These are valid arguments that are very much in line with the anti-authoritarian signs of the times, and also a reason not to take this technological power struggle lightly. The fact that the financial world is seeing massive development and investment in so-called ”decentralized finance” or ”DeFi” also begs the question: what area could be next.

On the other side of the coin, new blockchain-based domains are entirely unregulated. There is no central authority and no agreements that parties are bound to. Blockchain is a so-called peer-to-peer system, free for all to access on the same terms. As such, the system is pre-disposed to accommodate anything and anyone without third parties involved.

In some systems being built, blockchain domain rights are not leased or time-limited, they are held more or less as property. From an intellectual property perspective, a more accessible Web 3.0 is, therefore, uncharted territory. At least until regulation catches up.

Even though Web 3.0 usage is slim today because of the fact that a standard web browser would need a software extension installed for blockchain domains to resolve, a potential paradigm shift is not unthinkable, as new potent technology goes head to head with old.

Recently the blockchain domain extension .eth (for Ethereum, the second most popular cryptocurrency after Bitcoin) has gained popularity among enthusiasts. In fact to the point that corporate businesses are taking both note and action. The beverage company Anheuser-Busch for example recently paid $95.000 to acquire the blockchain domain name beer.eth.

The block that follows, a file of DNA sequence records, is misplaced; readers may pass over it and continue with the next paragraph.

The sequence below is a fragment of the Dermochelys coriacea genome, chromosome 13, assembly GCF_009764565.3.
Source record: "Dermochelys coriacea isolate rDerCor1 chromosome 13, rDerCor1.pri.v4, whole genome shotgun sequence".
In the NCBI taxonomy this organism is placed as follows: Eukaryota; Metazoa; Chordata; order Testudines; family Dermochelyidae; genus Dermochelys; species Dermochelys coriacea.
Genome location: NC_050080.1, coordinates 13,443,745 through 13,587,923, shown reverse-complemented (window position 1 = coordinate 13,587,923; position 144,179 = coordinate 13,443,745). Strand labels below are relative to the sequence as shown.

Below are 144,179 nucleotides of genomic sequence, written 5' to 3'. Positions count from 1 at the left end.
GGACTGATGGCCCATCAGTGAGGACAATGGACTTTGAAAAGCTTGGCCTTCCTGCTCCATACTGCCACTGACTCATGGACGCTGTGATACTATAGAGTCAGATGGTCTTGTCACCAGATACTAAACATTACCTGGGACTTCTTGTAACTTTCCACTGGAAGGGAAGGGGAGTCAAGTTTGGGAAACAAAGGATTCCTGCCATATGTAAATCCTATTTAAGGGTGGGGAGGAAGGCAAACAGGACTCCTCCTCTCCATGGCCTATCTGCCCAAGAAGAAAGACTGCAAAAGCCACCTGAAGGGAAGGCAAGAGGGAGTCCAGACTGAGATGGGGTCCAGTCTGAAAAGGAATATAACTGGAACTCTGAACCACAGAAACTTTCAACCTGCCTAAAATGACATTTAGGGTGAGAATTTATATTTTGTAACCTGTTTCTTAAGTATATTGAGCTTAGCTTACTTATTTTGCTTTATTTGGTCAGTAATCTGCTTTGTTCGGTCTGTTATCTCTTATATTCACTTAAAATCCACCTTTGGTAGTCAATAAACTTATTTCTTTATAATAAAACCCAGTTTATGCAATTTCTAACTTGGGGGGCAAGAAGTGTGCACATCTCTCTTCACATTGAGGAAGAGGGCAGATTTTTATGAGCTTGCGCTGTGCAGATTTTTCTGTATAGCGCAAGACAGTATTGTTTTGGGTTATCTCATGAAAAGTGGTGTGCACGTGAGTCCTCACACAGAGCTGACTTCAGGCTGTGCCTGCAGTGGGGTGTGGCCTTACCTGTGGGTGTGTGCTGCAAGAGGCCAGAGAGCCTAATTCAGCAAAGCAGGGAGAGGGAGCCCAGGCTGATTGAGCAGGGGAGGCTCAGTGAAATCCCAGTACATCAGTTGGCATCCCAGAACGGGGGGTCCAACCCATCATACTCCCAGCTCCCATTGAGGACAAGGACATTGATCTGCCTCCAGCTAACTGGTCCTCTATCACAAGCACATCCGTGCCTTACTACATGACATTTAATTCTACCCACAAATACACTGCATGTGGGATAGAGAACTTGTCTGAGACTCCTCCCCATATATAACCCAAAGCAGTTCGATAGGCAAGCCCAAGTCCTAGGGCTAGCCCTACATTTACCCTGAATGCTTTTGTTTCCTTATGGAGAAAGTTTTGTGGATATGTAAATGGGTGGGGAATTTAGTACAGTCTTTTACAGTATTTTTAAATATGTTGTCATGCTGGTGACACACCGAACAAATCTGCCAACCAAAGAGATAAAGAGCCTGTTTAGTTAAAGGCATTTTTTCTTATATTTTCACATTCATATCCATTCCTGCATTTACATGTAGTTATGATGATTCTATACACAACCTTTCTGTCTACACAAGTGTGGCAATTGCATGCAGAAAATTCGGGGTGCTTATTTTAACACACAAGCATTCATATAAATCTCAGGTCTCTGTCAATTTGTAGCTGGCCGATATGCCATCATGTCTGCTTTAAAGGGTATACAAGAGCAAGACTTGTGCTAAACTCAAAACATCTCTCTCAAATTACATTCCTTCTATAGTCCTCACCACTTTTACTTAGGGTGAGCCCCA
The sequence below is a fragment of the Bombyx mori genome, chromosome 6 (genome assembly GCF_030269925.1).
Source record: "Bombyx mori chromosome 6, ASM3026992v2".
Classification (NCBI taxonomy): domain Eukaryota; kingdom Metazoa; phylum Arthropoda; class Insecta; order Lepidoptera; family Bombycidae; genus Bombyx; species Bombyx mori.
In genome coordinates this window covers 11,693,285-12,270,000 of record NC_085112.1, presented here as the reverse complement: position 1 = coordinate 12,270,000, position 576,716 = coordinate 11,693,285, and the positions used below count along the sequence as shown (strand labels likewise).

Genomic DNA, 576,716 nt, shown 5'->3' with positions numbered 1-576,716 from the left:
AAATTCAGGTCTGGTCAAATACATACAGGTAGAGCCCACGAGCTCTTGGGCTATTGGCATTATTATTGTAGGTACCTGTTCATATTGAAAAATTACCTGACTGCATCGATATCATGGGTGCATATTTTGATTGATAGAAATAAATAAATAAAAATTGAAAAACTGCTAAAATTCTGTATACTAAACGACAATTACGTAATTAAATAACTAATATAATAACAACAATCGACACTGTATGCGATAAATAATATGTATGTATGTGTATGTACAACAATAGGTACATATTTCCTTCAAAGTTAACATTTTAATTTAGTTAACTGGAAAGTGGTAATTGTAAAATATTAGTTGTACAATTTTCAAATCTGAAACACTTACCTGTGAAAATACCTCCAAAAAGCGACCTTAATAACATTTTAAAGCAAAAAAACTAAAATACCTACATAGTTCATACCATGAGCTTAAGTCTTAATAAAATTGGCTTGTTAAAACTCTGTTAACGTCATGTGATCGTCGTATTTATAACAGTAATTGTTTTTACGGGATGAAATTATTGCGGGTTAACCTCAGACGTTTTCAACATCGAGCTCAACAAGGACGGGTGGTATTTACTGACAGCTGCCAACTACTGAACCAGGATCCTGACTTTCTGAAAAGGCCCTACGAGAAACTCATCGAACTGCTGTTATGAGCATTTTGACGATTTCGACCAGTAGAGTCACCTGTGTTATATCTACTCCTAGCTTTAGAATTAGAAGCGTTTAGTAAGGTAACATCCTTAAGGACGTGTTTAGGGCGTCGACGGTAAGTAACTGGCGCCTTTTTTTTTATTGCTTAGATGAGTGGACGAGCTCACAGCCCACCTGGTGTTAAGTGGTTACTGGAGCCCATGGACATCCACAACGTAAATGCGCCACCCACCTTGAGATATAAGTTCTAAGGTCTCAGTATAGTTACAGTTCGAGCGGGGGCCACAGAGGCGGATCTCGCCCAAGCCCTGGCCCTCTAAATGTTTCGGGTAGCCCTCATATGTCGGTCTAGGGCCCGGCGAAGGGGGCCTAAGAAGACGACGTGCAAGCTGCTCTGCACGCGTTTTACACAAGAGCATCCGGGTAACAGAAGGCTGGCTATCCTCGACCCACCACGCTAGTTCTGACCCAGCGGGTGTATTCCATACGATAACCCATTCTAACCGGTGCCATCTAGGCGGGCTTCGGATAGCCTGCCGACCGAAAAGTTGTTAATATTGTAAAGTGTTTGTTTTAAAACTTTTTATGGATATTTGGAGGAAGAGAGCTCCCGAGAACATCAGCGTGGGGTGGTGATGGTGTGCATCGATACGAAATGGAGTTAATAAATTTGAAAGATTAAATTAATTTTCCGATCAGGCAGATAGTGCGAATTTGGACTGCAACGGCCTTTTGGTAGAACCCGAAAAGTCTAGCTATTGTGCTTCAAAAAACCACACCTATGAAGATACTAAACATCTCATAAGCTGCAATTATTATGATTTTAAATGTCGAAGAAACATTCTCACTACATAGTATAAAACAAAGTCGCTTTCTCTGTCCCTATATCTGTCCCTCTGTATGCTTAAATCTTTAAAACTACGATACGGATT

Another incredible development that can possibly pave the way for blockchain domains is the rise of the digital collectible market, so-called NFT:s or Non-Fungible Tokens, basically collectible art anchored in blockchain technology. The biggest marketplace, Opensea.com, is currently experiencing unprecedented growth, and recently recorded over 1 billion in sales, in a single week.

Web 3.0 domain names in theory could incorporate any trademarked terms and publish any infringing content, while current legal tools for remedy are still not up to date.

The domain name industry has often been referred to as the Wild West, and lengthy regulatory discussions have now come to terms with some of the things that earned this reputation.

But in an internet where the possibility to restrict and manage from top to bottom is removed, there is bound to yet again emerge new intellectual property conflicts that can prove difficult to settle.

For brand owners, it is yet too early to find measures to protect their brand in the Web 3.0 landscape.

If there is a technological shift in the way we access and use the internet, regulation and law will need to catch up, like it did when the internet was commercialized. At the same time, being ready to act if that time comes can be an advantage.

For the brand owner that still wishes to be proactive and research possible infringement in the Web 3.0 landscape, three of the most popular services for name registration are namebase.io, ens.domains, and unstoppabledomains.com.